- Make mine a mocha: add a tablespoon to brownies or other chocolate-based desserts
- Mocha Dip Or Spread: Mix some finely ground instant coffee or a little bit of brewed coffee or espresso with one tablespoon of brown sugar into cream cheese
- Start slow with adding coffee to your cooking as it’s flavor is intense.
- It may work better to dissolve the coffee in a bit of hot water before adding so there are no undissolved grounds adding a grainy texture to your cooking.
Some information for this post gleaned from: http://www.sheknows.com/food-and-recipes/articles/810001/cooking-with-coffee and http://www.vanhoutte.com/en-ca/c-the-coffee-blog/coffee-tips/cooking-with-coffee
I had a surplus of fresh oranges.
I Googled around and adapted this recipe http://www.foodnetwork.ca/recipes/orange-olive-oil-cake/recipe.html?dishID=5506 by Anna Olson. I wasn’t making the cake at the same time but, as I still have oranges left, will likely make it soon. As my orange salad wasn’t being served with cake, I adapted her recipe to incorporate some salty and spicy tastes to balance the sweet.
I peeled and sectioned quite a few oranges – naval and clementine – probably about 8 in total. An simpler, pain-free way would be to buy several cans of mandarin oranges and drain them and put in a bowl. Add about 1 cup crumbled feta cheese, 2 T. each olive oil and sugar, and 1 T. curry powder. Stir. This is good either served immediately or the next day after the flavors have blended a bit. It was quite a tasty salad and doesn’t get much easier.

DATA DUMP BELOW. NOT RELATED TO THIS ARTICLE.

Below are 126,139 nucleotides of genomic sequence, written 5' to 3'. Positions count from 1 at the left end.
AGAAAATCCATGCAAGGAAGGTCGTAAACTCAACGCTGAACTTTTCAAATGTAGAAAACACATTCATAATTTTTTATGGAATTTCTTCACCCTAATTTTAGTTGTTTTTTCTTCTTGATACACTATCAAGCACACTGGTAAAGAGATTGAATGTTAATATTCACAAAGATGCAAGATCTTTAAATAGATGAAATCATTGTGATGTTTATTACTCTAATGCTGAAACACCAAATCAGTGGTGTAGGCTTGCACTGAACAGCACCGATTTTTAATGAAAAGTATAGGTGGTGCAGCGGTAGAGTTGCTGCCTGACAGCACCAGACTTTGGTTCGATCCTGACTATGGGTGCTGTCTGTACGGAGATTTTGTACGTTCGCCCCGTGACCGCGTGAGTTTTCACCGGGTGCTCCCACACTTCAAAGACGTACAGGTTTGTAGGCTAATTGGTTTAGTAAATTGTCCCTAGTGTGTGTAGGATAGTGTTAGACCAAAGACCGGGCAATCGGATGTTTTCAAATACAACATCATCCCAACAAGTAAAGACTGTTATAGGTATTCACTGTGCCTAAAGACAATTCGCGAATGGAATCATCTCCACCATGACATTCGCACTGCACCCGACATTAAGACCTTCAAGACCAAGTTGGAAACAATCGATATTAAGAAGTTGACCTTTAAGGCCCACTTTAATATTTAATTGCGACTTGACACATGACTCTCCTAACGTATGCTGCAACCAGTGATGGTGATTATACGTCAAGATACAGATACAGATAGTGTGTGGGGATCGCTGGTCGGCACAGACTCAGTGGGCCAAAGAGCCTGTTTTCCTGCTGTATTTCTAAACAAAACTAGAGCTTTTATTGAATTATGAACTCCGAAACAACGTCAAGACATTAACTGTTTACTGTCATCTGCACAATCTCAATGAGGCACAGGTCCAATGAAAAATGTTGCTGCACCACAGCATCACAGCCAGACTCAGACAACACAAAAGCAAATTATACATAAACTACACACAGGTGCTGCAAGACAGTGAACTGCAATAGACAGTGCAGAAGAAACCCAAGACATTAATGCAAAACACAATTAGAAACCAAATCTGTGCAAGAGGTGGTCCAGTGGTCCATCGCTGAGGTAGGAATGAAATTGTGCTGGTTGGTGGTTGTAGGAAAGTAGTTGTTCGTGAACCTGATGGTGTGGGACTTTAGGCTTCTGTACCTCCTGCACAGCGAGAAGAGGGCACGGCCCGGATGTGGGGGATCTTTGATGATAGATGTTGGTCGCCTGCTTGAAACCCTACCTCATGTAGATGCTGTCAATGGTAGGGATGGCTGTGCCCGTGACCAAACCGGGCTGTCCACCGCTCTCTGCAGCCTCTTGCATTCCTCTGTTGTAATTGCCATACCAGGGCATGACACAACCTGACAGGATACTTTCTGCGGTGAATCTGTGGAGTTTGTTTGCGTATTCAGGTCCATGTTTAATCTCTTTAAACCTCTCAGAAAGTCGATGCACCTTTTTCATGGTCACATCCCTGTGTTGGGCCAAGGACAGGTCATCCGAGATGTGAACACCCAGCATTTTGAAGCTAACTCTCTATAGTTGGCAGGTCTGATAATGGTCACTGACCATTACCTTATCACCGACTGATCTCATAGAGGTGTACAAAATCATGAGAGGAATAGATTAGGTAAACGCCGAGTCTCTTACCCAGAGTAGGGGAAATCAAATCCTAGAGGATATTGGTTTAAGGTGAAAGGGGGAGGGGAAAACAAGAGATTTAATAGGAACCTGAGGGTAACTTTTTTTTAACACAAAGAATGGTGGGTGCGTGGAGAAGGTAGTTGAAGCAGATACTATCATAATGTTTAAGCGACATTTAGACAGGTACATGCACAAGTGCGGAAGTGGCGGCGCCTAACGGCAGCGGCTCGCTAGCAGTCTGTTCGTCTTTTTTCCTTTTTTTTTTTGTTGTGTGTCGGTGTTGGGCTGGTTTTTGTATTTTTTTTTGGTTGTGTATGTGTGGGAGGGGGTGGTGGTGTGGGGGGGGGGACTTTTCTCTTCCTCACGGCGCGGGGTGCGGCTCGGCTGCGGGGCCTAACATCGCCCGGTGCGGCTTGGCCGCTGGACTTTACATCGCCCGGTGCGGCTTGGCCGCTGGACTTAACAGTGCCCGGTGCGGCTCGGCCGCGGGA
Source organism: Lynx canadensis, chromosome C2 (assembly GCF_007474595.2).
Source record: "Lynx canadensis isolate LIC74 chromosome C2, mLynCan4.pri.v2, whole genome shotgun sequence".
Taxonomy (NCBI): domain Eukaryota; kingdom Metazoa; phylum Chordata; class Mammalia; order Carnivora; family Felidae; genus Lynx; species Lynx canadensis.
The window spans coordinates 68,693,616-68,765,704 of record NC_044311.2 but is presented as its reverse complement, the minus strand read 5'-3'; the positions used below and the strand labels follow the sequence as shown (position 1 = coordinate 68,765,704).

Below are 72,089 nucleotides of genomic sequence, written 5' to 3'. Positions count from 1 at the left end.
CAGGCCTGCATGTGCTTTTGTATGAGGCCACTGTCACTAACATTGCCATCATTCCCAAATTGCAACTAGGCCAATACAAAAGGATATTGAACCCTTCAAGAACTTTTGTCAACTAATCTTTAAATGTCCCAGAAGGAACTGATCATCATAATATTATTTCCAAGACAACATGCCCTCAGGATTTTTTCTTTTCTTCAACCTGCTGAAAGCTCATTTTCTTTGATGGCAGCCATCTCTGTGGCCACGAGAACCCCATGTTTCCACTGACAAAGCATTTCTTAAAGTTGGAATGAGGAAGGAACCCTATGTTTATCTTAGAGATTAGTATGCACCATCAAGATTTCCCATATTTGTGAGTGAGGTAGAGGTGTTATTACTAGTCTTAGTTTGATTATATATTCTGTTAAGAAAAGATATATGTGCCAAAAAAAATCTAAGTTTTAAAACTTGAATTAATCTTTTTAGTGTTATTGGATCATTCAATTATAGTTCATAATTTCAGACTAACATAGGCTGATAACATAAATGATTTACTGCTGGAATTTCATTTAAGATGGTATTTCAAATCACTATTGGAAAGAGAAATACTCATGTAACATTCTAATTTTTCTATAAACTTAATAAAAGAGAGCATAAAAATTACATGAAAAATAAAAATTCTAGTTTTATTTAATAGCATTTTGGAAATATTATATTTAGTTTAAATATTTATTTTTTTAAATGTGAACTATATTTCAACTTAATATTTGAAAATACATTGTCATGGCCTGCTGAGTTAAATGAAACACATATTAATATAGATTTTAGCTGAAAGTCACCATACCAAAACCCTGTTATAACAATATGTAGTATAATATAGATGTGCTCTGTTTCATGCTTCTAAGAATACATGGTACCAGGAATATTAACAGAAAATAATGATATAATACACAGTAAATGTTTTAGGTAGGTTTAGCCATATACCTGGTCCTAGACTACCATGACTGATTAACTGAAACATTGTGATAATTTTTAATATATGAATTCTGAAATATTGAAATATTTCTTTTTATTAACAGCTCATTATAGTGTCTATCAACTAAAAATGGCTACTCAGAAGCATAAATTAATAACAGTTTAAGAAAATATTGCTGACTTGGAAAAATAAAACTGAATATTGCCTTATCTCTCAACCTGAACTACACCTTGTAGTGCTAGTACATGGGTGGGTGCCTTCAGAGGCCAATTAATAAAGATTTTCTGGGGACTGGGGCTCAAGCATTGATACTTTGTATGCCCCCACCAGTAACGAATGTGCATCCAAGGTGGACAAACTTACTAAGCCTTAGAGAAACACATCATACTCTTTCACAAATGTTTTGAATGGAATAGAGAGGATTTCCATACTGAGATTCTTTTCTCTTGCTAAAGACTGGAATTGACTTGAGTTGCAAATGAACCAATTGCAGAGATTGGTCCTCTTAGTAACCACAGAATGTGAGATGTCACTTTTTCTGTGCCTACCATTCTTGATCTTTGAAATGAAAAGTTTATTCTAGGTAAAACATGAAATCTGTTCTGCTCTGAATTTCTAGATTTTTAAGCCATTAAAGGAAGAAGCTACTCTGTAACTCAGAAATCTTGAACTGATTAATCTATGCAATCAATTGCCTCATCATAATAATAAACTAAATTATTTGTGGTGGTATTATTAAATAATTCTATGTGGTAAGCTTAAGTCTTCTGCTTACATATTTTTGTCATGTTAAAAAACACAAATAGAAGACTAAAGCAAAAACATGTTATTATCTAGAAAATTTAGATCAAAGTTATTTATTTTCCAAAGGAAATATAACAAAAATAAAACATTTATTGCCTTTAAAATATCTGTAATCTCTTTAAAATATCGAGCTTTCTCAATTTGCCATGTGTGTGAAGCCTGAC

1 c. quinoa, rinsed
2 c. water
Combine quinoa and water in a medium sized pot and bring to a boil. Lower heat to a simmer and cook for 15 minutes. Remove from heat, cover, and let stand for 5 minutes.
Meanwhile, prepare the vegetables.
1/2 c. each broccoli, cauliflower and pepper, chopped into large pieces
1 medium sized carrot, peeled and chopped into chunks
2 garlic cloves
Place vegetables and garlic on a baking sheet sprayed with cooking spray. Drizzle with olive oil. Roast at 450 for 15 minutes.
Combine quinoa, vegetables 3/4 c.crumbled feta and 1/2 c. chopped pastrami in a medium sized bowl.
In a jar or other covered container combine the roasted garlic cloves that have been smashed up with 1/3 c. olive oil, 1/8 c. rice vinegar, 1/8 c. maple syrup and 1 T. of mustard and 2 T. of a spice blend for the dressing. Chill.